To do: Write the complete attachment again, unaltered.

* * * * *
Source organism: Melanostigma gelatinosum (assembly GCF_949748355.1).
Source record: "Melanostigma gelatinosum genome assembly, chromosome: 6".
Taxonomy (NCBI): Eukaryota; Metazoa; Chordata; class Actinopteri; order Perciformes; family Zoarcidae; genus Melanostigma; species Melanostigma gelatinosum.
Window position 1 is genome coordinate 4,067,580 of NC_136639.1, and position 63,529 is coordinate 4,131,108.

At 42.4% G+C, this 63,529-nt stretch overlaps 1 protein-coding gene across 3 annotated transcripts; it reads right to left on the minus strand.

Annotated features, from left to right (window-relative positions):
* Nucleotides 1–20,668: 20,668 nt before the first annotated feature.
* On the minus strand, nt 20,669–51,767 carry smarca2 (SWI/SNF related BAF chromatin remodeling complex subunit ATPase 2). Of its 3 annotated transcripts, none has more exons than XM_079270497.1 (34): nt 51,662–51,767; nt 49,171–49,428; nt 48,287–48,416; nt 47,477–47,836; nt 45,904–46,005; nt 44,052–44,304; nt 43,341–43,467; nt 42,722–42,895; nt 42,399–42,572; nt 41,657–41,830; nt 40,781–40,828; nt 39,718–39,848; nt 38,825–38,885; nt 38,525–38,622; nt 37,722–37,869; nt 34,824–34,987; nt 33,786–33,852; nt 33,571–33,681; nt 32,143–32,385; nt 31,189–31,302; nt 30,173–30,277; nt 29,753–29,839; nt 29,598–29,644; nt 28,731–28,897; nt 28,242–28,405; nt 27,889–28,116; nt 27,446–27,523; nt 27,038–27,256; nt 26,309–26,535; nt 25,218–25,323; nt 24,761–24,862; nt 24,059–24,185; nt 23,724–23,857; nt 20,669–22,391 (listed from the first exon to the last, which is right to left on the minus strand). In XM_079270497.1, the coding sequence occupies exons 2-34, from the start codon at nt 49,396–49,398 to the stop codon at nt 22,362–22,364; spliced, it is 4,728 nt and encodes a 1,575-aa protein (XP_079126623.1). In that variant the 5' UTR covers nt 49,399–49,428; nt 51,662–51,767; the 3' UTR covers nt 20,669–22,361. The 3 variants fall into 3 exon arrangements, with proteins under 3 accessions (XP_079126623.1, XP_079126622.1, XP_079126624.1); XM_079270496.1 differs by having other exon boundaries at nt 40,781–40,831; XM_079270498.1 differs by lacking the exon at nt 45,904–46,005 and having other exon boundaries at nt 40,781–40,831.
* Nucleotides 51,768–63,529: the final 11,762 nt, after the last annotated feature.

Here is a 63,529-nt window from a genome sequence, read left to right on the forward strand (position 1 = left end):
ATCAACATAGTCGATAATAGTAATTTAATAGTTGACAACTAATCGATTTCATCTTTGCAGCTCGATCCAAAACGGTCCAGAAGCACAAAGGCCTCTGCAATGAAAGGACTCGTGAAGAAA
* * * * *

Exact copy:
Source organism: Melanostigma gelatinosum (assembly GCF_949748355.1).
Source record: "Melanostigma gelatinosum genome assembly, chromosome: 6".
Taxonomy (NCBI): Eukaryota; Metazoa; Chordata; class Actinopteri; order Perciformes; family Zoarcidae; genus Melanostigma; species Melanostigma gelatinosum.
Window position 1 is genome coordinate 4,067,580 of NC_136639.1, and position 63,529 is coordinate 4,131,108.

At 42.4% G+C, this 63,529-nt stretch overlaps 1 protein-coding gene across 3 annotated transcripts; it reads right to left on the minus strand.

Annotated features, from left to right (window-relative positions):
* Nucleotides 1–20,668: 20,668 nt before the first annotated feature.
* On the minus strand, nt 20,669–51,767 carry smarca2 (SWI/SNF related BAF chromatin remodeling complex subunit ATPase 2). Of its 3 annotated transcripts, none has more exons than XM_079270497.1 (34): nt 51,662–51,767; nt 49,171–49,428; nt 48,287–48,416; nt 47,477–47,836; nt 45,904–46,005; nt 44,052–44,304; nt 43,341–43,467; nt 42,722–42,895; nt 42,399–42,572; nt 41,657–41,830; nt 40,781–40,828; nt 39,718–39,848; nt 38,825–38,885; nt 38,525–38,622; nt 37,722–37,869; nt 34,824–34,987; nt 33,786–33,852; nt 33,571–33,681; nt 32,143–32,385; nt 31,189–31,302; nt 30,173–30,277; nt 29,753–29,839; nt 29,598–29,644; nt 28,731–28,897; nt 28,242–28,405; nt 27,889–28,116; nt 27,446–27,523; nt 27,038–27,256; nt 26,309–26,535; nt 25,218–25,323; nt 24,761–24,862; nt 24,059–24,185; nt 23,724–23,857; nt 20,669–22,391 (listed from the first exon to the last, which is right to left on the minus strand). In XM_079270497.1, the coding sequence occupies exons 2-34, from the start codon at nt 49,396–49,398 to the stop codon at nt 22,362–22,364; spliced, it is 4,728 nt and encodes a 1,575-aa protein (XP_079126623.1). In that variant the 5' UTR covers nt 49,399–49,428; nt 51,662–51,767; the 3' UTR covers nt 20,669–22,361. The 3 variants fall into 3 exon arrangements, with proteins under 3 accessions (XP_079126623.1, XP_079126622.1, XP_079126624.1); XM_079270496.1 differs by having other exon boundaries at nt 40,781–40,831; XM_079270498.1 differs by lacking the exon at nt 45,904–46,005 and having other exon boundaries at nt 40,781–40,831.
* Nucleotides 51,768–63,529: the final 11,762 nt, after the last annotated feature.

Here is a 63,529-nt window from a genome sequence, read left to right on the forward strand (position 1 = left end):
ATCAACATAGTCGATAATAGTAATTTAATAGTTGACAACTAATCGATTTCATCTTTGCAGCTCGATCCAAAACGGTCCAGAAGCACAAAGGCCTCTGCAATGAAAGGACTCGTGAAGAAA